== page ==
Late Night Olympics kick off
Joe Trombello | Friday, January 23, 2004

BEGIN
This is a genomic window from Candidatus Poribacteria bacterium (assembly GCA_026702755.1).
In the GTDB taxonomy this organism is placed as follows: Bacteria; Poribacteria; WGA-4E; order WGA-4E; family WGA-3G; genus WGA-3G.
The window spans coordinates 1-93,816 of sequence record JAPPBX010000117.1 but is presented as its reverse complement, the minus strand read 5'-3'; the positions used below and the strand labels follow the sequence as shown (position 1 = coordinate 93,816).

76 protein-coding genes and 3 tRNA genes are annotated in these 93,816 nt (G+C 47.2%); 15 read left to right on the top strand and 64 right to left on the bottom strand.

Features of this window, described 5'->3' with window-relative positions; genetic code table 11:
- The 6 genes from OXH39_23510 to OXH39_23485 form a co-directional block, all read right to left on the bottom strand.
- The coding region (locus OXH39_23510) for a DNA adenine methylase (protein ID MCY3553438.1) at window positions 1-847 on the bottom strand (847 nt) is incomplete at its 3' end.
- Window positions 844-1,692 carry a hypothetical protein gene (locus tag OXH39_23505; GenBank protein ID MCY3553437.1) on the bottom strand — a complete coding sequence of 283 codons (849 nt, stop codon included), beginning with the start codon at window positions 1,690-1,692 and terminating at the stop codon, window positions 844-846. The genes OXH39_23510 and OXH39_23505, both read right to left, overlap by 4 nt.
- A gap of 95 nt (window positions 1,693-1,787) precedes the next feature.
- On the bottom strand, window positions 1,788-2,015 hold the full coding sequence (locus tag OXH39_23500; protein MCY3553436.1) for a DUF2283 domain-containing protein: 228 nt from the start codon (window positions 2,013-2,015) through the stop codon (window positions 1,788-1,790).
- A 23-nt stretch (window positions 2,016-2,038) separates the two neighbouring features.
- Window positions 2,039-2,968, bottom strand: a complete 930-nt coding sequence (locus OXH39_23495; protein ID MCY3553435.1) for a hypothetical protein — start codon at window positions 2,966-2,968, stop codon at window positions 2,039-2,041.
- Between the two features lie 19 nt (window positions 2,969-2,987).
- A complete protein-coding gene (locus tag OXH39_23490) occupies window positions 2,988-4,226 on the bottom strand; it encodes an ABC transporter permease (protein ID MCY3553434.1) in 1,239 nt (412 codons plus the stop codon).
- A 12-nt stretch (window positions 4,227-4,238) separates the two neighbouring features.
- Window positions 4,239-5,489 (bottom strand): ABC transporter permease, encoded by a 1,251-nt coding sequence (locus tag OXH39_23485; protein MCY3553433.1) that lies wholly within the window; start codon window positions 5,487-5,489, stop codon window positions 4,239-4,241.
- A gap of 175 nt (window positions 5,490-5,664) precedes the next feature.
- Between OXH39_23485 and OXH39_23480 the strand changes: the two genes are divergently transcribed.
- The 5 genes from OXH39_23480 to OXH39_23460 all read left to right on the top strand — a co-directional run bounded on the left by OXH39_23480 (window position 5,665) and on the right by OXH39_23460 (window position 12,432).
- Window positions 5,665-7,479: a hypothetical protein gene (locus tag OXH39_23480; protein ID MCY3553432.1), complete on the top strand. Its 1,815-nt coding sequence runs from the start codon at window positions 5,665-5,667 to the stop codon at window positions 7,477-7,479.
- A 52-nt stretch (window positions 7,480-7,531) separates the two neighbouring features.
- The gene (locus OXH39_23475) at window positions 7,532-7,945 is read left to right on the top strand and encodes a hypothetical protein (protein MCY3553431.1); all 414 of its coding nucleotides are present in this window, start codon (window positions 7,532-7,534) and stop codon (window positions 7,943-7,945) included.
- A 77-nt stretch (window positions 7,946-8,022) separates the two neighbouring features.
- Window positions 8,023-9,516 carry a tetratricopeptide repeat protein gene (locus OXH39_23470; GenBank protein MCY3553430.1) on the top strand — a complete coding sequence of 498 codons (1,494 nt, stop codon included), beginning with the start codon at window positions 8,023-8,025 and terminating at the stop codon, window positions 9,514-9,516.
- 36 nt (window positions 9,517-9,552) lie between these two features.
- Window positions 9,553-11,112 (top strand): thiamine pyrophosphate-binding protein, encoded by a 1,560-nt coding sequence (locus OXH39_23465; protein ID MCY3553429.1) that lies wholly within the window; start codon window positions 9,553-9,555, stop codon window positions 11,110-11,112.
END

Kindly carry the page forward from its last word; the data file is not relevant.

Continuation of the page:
Tonight’s Late Night Olympics is expected to draw approximately 1,200 Notre Dame and Saint Mary’s students into the Joyce Center and Rolfs Aquatic Center, according to RecSports officials, where students will have the opportunity to participate in more than 15 athletic events to raise money for Special Olympics. Bill Reagan, RecSports assistant director, said that last year’s event featured nearly 1,500 students and brought in $6,700 through a variety of fundraising events including entrance fees, donations and penny wars. This year’s event will also feature a raffle and will include one Master of Business Administration Team.”This is the single largest participatory event that our department puts on,” Reagan said. “Bengal Bouts is the largest event in terms of observers, but this is an opportunity to participate.”Students will participate in the events with at least one other opposite-sex dorm, forming teams that compete for half of the proceeds earned, which may be used by their respective dorms as seen fit. Dorms from Saint Mary’s will also participate, as will a team of graduate students on a one-year trial basis.”[This] had always been an undergraduate dorm-versus-dorm competition,” Reagan said. “We were petitioned by an MBA group …. [and decided] it [their participation] was for all the right reasons.”Reagan said that a challenging component to the event is the teamwork required among dorms in the athletic competitions, which range from dodge ball to kayaking. “It’s a good chance for Notre Dame and Saint Mary’s students to work together – that’s the most difficult part. They have to get together and communicate.”This is the 18th year the event has been held. Sally Derengoski, the current director of RecSports, conceived of the idea based her experience engaging in a similar event while enrolled as an undergraduate at Indiana University. “I came from IU and they had an event called the Spirit of Sport All-Nighter,” she said. “It was just fun to be playing sports – I loved sports – and to be out at all hours of the night running from event to event. I think I enjoyed the craziness of it.”Derengoski said that the event at Indiana raised money for Indiana’s Special Olympics charity, and her experiences with Special Olympics as well as Notre Dame’s history with the organization and its commitment to service made the group an appropriate charity.”This campus and its students really love to be a part of something that is good in the way of charity and volunteerism, so the event fits nicely into the culture of the campus,” she said. “I think the No. 1 attraction of Late Night Olympics is the sense of giving back.”Students said that they especially enjoy the charity aspect of the event, as well as the athletic activities in which they participate.”I like all the sports we get to play,” junior Brandon Wolf said. “It brings me back to my childhood. Late Night Olympics is like endless recess. The fact that all the money raised is going to such a good cause is the best part about [it],” he said.Kate Marcuccilli, Pasquerilla East representative for Late Night Olympics, said she believes many girls in her dorm are looking forward to the event.”I realized that Late Night Olympics is something that most individuals want to be a part of,” she said. “I feel that this is a unique opportunity for me as a freshman to get involved because it puts me in a leadership position that involves the whole campus and affects those beyond the Notre Dame community.”Students will be required to sign waivers before competing in each event, and any intoxicated students will be asked to leave by ushers and security staff, Reagan said.Students employed by RecSports will also be on hand to monitor and referee some events.